Edit: Metro-North has resumed most service. For the most current information, check the MTA website.

Mayor Bloomberg’s press conference addressing the damage after Irene has just completed. Of course, Chairman of the Metropolitan Transit Authority Jay Walder was present to address the state of New York City’s transit system. The unfortunate news for Metro-North riders is that it was our railroad that suffered the most damage out of all of the MTA. Walder said there was severe damage to all three lines, including significant flooding and track erosion. Damage assessments are still going on, and there will be no decision on when service will be restored until these assessments have been completed.

What I must say, however, is that MTA has been keeping us in the loop via their Flickr account, which is much appreciated. From the photos we can see that there is severe flooding at Tuckahoe and Valhalla, on the Harlem Line. Valhalla also has power lines down, in the vicinity of Kensico Cemetery. There was a mudslide at Spuyten Duyvil and Scarborough on the Hudson Line. Beacon, also on the Hudson line, has massive flooding and is probably the worst station I’ve seen so far, with the parking lot and pedestrian underpass completely filled with water. Harriman, on the Port Jervis Branch also has a flooded parking lot. Thus far there has been no photos posted of the New Haven Line, but Governor Dannel Malloy has said that there was extensive damage to the catenary system, and on the New Canaan branch. I’ll let the pictures speak for themselves… (all photos credited to the MTA)


Also interesting are a few photos from yesterday in Grand Central. Seeing the station this empty is a bit creepy. Although people say that this happens quite frequently at night, it is obvious that it is not night in these photos. You can see Grand Central Terminal empty – with the sunlight still streaming through the windows. That light makes these images even more amazing to me. I’m a bit jealous I wasn’t there myself to take photos of the empty station!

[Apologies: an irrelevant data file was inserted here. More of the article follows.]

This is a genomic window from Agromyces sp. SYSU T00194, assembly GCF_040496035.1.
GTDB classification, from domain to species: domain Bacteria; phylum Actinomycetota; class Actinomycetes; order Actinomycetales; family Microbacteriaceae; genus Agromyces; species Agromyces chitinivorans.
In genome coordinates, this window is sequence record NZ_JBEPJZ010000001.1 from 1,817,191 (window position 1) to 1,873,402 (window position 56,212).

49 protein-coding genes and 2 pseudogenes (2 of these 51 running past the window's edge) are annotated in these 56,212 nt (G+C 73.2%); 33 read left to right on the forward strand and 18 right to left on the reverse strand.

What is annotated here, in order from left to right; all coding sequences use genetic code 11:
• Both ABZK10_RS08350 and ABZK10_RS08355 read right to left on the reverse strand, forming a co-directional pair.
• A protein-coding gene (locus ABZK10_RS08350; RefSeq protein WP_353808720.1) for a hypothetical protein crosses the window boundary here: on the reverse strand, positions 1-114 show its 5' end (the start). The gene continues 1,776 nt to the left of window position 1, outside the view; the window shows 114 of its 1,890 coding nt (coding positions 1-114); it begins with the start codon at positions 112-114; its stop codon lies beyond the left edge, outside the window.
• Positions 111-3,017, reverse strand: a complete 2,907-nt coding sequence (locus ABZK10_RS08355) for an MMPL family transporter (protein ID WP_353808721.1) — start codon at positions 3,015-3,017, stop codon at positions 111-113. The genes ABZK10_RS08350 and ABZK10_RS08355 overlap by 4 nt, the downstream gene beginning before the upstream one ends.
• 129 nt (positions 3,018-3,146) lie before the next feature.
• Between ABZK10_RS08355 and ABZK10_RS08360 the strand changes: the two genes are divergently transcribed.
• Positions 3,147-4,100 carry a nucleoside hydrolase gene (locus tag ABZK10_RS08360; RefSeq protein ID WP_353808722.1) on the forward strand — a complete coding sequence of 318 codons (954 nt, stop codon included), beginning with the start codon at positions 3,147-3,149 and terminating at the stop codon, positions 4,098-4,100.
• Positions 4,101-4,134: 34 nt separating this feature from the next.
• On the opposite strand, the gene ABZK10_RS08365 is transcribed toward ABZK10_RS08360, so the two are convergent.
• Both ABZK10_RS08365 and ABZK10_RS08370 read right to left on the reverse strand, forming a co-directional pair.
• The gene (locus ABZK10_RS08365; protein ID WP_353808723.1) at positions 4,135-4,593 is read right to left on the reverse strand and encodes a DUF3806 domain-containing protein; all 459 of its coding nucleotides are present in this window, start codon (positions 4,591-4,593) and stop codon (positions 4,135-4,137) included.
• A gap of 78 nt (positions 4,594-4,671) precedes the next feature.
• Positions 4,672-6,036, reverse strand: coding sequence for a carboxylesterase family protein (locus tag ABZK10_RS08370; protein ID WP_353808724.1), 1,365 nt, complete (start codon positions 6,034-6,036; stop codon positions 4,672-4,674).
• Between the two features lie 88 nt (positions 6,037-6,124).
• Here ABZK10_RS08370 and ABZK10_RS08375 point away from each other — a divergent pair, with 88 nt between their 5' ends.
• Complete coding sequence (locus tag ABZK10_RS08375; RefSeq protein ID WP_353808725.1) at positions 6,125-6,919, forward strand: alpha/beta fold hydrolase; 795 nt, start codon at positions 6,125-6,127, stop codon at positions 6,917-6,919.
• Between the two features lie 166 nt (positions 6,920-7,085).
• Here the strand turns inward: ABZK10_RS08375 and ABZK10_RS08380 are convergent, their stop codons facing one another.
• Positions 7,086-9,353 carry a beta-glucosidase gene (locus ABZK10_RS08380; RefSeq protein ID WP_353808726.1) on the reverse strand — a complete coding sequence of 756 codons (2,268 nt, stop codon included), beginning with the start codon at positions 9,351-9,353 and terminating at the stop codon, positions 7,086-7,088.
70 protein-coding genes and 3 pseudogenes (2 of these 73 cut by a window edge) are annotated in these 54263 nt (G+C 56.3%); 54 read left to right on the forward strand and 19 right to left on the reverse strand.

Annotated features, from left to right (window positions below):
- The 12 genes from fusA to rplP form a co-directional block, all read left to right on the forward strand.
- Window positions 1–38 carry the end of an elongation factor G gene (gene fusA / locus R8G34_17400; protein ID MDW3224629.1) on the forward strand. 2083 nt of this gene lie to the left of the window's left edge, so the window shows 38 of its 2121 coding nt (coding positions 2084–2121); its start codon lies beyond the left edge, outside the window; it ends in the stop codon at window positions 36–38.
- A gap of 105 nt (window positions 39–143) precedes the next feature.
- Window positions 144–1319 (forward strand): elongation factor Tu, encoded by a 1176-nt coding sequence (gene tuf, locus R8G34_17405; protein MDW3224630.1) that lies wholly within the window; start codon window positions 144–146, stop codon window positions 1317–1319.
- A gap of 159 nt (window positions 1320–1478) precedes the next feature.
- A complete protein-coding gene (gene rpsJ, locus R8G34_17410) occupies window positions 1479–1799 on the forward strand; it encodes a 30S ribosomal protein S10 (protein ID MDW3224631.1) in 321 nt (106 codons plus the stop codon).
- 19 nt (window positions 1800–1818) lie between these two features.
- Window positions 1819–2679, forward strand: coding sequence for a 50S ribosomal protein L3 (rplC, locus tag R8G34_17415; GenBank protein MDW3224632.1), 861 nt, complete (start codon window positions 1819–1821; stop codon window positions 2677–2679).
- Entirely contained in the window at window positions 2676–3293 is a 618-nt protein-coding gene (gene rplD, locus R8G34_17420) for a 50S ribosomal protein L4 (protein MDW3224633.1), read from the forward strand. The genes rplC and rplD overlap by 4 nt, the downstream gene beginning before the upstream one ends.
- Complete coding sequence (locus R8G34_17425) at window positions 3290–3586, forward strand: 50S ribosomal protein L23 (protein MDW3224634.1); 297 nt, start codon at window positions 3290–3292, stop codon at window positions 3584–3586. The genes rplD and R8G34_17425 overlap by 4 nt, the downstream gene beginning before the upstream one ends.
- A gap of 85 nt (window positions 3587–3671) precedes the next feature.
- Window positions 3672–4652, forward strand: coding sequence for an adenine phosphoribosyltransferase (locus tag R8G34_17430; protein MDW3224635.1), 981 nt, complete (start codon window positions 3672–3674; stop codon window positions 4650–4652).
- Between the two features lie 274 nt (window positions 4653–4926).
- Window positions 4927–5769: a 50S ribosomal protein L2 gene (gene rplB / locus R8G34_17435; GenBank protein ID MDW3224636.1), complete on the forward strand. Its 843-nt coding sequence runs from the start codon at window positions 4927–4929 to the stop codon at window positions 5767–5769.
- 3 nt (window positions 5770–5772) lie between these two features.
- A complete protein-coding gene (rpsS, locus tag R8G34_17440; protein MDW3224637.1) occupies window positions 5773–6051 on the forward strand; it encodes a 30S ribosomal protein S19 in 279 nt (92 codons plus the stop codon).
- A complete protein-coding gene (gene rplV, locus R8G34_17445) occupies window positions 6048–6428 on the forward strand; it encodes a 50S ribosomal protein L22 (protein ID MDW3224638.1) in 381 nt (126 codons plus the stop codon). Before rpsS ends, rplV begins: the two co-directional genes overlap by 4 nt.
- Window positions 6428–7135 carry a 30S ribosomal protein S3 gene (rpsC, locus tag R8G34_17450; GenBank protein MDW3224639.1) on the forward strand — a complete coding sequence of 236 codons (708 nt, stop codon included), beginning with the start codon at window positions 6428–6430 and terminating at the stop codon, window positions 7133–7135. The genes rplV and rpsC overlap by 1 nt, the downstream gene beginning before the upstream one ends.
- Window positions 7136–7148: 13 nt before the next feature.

9 Responses

  1. John Lang says:

    Does not look good. Probably the tip of the iceburg. Can only imagine what the infrastructure looks like on the NH line. Quick but very costly storm.

  2. Eric R. says:

    It’s a terminal, not a station. :P
    –End Loser Railfan Rant–

    I was half considering going to GCT yesterday, but they probably wouldn’t have let me in anyway.

    It’s really quite good that they are posting pictures. I’m sure there would be people that didn’t believe them otherwise.

    • Emily says:

      Considering that one of the captions on the picture posted on flickr was about police “securing” the building, my thought is no. Run ins with the cops are not high on my list of things to do.

  3. Jeremy says:

    Hopefully people who would otherwise have been impatient with the return to normal service will appreciate how much destruction there was when they see pictures like these. I wish they would post pictures of damage on LIRR; I am sure with flooding, on the south shore in particular, it’s a mess, even if it doesn’t compare to what MNRR sustained.

    • Emily says:

      There are a few photos of the LIRR, but not as many as the subway or Metro-North. Knowing people though, they’ll still be pretty pissed if service doesn’t get restored immediately. Everyone pretty much hates the MTA either way. The pictures do go quite a long way though, for any of the riders that actually are capable of rational thought.

      • Dan says:

        Hewlett.com posted some pics of LIPA crews repairing the electrical poles along the platforms of Hewlett LIRR Station. I hope the old station house survived, because since that’s the only surviving former South Side Rail Road of Long Island depot, it really should be added to the National Register of Historic Places.

  4. I was once a student at the Linden Hill School,and home visits were just not that great,so on sunday nights,I would take the 8:00 pm train from Grand Central and 1 hour later would be transported back to the most wonderful school,on God’s green earth,with the greatest friends that God ever created.I would ride with my friends,till we reached the low-level platforms at Hawthorne,in Westchester County,in those days the upper harlem line was not electrified,and either RDC cars would be used or the dual mode FL-9 locomotives,would take the train to Brewster,NY,and the students would be met by 2 station wagons,from the school,what wonderful days,I really miss them.God bless the class of 1970,my true treasures.

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